Employers need to ensure they can substantiate their reasons for their
treatment of their staff, or they could find themselves liable for large
damages awards in a tribunal
Claims of victimisation or dismissal
because of ‘protected disclosures’ or ‘whistleblowing’ pose particular
difficulties for employers as they are based on legislation that is still
relatively untested. Also, a dismissal on the grounds of a protected disclosure
is automatically unfair; there is no continuous service requirement, and no cap
To make a claim, an employee must show that one of a list of types of
protected disclosure has been made, and that the disclosure was the main reason
for the victimisation or dismissal.
Protected disclosures include those relating to criminal offences,
miscarriages of justice, dangers to health and safety, damage to the
environment and the concealment of such matters. Although the onus is on an
applicant to satisfy a tribunal that a protected disclosure was made in good
faith, most claims rely on one broadly drawn category of disclosure – that the
employer has "failed, is failing or is likely to fail to comply with any
legal obligation to which he is subject".
In Parkins v Sodexho Limited, the EAT said that any breach of contract –
such as a breach of health and safety obligations, manifested in that case by
alleged lack of adequate supervision – could be categorised as a failure to
comply with a legal obligation. This may seem far removed from the original
idea behind the whistleblowing legislation – to encourage openness and protect
workers who expose serious malpractice in their organisation. But it appears
that the policy is long since forgotten, and it is now seen merely as
legislation that further limits the circumstances in which an employer can
dismiss an employee fairly.
Douglas v Birmingham City Council and Others arose out of a number of claims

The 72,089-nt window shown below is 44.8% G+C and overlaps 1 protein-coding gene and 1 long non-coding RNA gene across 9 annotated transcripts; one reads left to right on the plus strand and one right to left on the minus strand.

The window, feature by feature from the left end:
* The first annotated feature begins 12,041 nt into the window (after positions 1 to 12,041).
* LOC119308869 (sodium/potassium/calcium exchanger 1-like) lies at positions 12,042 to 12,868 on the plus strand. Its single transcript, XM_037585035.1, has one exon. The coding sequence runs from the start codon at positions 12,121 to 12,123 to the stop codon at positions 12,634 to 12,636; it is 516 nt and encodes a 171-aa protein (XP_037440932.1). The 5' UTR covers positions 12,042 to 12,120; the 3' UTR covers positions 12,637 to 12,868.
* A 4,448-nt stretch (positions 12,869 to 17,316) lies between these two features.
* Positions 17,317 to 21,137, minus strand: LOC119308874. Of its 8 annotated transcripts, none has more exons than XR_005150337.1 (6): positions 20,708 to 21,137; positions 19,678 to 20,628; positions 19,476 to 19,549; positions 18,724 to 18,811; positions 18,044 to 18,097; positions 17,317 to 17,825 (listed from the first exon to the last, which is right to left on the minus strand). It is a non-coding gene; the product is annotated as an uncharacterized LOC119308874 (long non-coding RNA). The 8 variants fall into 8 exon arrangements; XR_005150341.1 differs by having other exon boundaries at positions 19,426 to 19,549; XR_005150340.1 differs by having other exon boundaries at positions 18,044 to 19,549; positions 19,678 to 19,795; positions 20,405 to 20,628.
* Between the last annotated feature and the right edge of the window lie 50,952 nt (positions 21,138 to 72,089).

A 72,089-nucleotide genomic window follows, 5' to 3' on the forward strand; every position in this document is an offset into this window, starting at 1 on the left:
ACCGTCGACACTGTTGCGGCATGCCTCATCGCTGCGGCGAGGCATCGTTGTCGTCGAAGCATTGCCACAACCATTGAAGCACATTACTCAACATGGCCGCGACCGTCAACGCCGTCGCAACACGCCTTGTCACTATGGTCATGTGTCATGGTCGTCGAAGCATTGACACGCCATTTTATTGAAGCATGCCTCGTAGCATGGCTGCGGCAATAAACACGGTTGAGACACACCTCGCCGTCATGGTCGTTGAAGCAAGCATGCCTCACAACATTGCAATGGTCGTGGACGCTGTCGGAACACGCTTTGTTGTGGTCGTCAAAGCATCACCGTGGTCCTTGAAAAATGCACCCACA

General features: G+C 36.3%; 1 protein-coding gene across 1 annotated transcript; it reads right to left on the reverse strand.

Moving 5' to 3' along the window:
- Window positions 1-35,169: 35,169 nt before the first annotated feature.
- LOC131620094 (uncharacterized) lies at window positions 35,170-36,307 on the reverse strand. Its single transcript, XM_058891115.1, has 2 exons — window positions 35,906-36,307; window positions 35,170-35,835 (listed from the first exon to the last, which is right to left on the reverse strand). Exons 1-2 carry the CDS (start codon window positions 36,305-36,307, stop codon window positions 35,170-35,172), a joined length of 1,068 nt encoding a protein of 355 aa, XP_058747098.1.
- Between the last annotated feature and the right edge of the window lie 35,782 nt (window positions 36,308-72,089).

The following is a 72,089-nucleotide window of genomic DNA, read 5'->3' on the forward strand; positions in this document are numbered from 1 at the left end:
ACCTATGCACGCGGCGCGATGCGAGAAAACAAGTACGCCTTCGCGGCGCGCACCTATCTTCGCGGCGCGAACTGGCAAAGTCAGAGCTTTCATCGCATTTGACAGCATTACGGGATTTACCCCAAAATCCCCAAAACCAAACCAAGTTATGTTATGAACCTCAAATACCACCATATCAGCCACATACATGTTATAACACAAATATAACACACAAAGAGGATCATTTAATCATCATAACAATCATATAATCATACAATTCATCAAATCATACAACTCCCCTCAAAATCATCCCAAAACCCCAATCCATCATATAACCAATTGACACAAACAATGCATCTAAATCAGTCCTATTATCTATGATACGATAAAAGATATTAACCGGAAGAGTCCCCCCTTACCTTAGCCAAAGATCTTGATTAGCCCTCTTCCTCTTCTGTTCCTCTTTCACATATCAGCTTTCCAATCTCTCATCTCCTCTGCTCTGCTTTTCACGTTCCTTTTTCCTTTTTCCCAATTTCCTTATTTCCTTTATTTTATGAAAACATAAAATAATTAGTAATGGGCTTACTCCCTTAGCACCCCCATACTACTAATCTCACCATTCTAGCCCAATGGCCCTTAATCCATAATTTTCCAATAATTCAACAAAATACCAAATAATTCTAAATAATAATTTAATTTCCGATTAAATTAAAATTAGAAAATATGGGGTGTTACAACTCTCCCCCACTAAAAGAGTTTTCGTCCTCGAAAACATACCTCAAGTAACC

made by a teacher and governor, who had complained to a fellow school governor
about the apparent lack of equal opportunities in the school.
The fellow governor reported the discussion to the headmistress. The
teacher, unhappy about her fellow governor’s failure to respect what she
believed to be a confidential conversation, complained in a letter expressed as
an ‘official complaint’ to the chairman of the governors.
She went on to resign and complained that her right not to suffer detriment
as a result of making protected disclosures had been violated. The EAT said
that a private conversation with a fellow governor who was not her employer
could not be a protected disclosure, but the complaint to the chairman could
The essence of the teacher’s allegation was that the head teacher (and the
school) was engaged in a practice that conflicted with its duty as an employer
to comply with its equal opportunities policy and with anti-discrimination
legislation. She had alleged a failure to comply with legal obligations and,
therefore, the disclosure of this allegation to the chairman of the governors
was within the definition of a protected disclosure.
It appears that as long as the employee’s disclosure identifies a specific
breach of obligation by their employer, and the alleged breach does not merely concern
the particular employee involved but has implications for the rest of the
workforce, it can be within the protection of the legislation.
Employees are increasingly using the protected disclosure provisions to
bring claims outside the standard unfair dismissal framework, often to raise
the stakes in settlement discussions, as there is no upper limit on
compensation. In this circumstance, the onus is on the employer to prove a
To avoid liability for uncapped compensation, employers are advised to
ensure they have clear paper trails so they can substantiate the reasons for
their treatment of employees, and prove it was unrelated to any alleged
By Naomi Feinstein, Partner, Lovells